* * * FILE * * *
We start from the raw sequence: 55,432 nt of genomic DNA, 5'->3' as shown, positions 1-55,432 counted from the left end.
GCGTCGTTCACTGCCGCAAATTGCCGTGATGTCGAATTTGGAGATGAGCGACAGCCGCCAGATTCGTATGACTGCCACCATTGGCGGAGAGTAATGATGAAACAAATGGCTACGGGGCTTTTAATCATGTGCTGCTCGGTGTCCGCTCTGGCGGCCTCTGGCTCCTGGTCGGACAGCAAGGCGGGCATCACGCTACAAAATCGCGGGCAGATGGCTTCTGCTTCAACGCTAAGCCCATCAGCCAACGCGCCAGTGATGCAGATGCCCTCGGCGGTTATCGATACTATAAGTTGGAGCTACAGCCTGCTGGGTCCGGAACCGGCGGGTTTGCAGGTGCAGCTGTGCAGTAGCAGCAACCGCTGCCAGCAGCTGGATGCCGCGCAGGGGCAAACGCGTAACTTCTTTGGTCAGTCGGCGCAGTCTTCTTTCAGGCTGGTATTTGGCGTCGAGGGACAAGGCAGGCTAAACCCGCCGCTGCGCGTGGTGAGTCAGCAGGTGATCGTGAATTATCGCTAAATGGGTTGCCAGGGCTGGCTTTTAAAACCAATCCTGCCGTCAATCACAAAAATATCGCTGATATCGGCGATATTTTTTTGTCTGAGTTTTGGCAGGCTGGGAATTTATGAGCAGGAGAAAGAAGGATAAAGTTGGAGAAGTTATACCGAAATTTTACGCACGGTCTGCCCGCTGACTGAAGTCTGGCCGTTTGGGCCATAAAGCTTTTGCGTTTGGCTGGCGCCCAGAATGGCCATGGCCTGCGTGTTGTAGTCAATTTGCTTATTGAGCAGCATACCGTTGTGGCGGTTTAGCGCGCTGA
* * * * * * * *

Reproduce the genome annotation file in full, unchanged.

We start from the raw sequence: 55,432 nt of genomic DNA, 5'->3' as shown, positions 1-55,432 counted from the left end.
GCGTCGTTCACTGCCGCAAATTGCCGTGATGTCGAATTTGGAGATGAGCGACAGCCGCCAGATTCGTATGACTGCCACCATTGGCGGAGAGTAATGATGAAACAAATGGCTACGGGGCTTTTAATCATGTGCTGCTCGGTGTCCGCTCTGGCGGCCTCTGGCTCCTGGTCGGACAGCAAGGCGGGCATCACGCTACAAAATCGCGGGCAGATGGCTTCTGCTTCAACGCTAAGCCCATCAGCCAACGCGCCAGTGATGCAGATGCCCTCGGCGGTTATCGATACTATAAGTTGGAGCTACAGCCTGCTGGGTCCGGAACCGGCGGGTTTGCAGGTGCAGCTGTGCAGTAGCAGCAACCGCTGCCAGCAGCTGGATGCCGCGCAGGGGCAAACGCGTAACTTCTTTGGTCAGTCGGCGCAGTCTTCTTTCAGGCTGGTATTTGGCGTCGAGGGACAAGGCAGGCTAAACCCGCCGCTGCGCGTGGTGAGTCAGCAGGTGATCGTGAATTATCGCTAAATGGGTTGCCAGGGCTGGCTTTTAAAACCAATCCTGCCGTCAATCACAAAAATATCGCTGATATCGGCGATATTTTTTTGTCTGAGTTTTGGCAGGCTGGGAATTTATGAGCAGGAGAAAGAAGGATAAAGTTGGAGAAGTTATACCGAAATTTTACGCACGGTCTGCCCGCTGACTGAAGTCTGGCCGTTTGGGCCATAAAGCTTTTGCGTTTGGCTGGCGCCCAGAATGGCCATGGCCTGCGTGTTGTAGTCAATTTGCTTATTGAGCAGCATACCGTTGTGGCGGTTTAGCGCGCTGA